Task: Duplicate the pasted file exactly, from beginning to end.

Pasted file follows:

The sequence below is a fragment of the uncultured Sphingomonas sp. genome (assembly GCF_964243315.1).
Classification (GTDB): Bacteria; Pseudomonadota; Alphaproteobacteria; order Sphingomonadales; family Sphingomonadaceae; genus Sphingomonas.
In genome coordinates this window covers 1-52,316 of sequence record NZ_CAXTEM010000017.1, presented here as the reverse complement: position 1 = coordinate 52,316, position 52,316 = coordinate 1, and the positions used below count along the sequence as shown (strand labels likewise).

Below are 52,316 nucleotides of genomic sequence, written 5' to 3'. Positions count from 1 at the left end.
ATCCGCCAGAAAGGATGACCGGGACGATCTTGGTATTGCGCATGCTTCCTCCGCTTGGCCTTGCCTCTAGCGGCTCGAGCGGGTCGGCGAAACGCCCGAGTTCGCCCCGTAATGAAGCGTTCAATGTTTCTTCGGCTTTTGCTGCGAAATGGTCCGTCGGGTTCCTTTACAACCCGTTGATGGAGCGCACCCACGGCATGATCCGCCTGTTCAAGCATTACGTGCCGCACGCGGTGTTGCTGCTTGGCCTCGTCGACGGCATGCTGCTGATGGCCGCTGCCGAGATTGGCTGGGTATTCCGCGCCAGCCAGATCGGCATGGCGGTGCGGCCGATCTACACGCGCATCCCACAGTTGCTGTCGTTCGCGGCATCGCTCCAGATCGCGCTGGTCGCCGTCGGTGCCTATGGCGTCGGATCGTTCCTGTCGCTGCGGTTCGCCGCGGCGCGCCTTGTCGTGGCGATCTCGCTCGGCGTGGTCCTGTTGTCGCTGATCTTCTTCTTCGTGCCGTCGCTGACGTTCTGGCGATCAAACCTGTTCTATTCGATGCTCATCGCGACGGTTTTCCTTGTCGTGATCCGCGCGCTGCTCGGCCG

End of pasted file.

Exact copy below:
The sequence below is a fragment of the uncultured Sphingomonas sp. genome (assembly GCF_964243315.1).
Classification (GTDB): Bacteria; Pseudomonadota; Alphaproteobacteria; order Sphingomonadales; family Sphingomonadaceae; genus Sphingomonas.
In genome coordinates this window covers 1-52,316 of sequence record NZ_CAXTEM010000017.1, presented here as the reverse complement: position 1 = coordinate 52,316, position 52,316 = coordinate 1, and the positions used below count along the sequence as shown (strand labels likewise).

Below are 52,316 nucleotides of genomic sequence, written 5' to 3'. Positions count from 1 at the left end.
ATCCGCCAGAAAGGATGACCGGGACGATCTTGGTATTGCGCATGCTTCCTCCGCTTGGCCTTGCCTCTAGCGGCTCGAGCGGGTCGGCGAAACGCCCGAGTTCGCCCCGTAATGAAGCGTTCAATGTTTCTTCGGCTTTTGCTGCGAAATGGTCCGTCGGGTTCCTTTACAACCCGTTGATGGAGCGCACCCACGGCATGATCCGCCTGTTCAAGCATTACGTGCCGCACGCGGTGTTGCTGCTTGGCCTCGTCGACGGCATGCTGCTGATGGCCGCTGCCGAGATTGGCTGGGTATTCCGCGCCAGCCAGATCGGCATGGCGGTGCGGCCGATCTACACGCGCATCCCACAGTTGCTGTCGTTCGCGGCATCGCTCCAGATCGCGCTGGTCGCCGTCGGTGCCTATGGCGTCGGATCGTTCCTGTCGCTGCGGTTCGCCGCGGCGCGCCTTGTCGTGGCGATCTCGCTCGGCGTGGTCCTGTTGTCGCTGATCTTCTTCTTCGTGCCGTCGCTGACGTTCTGGCGATCAAACCTGTTCTATTCGATGCTCATCGCGACGGTTTTCCTTGTCGTGATCCGCGCGCTGCTCGGCCG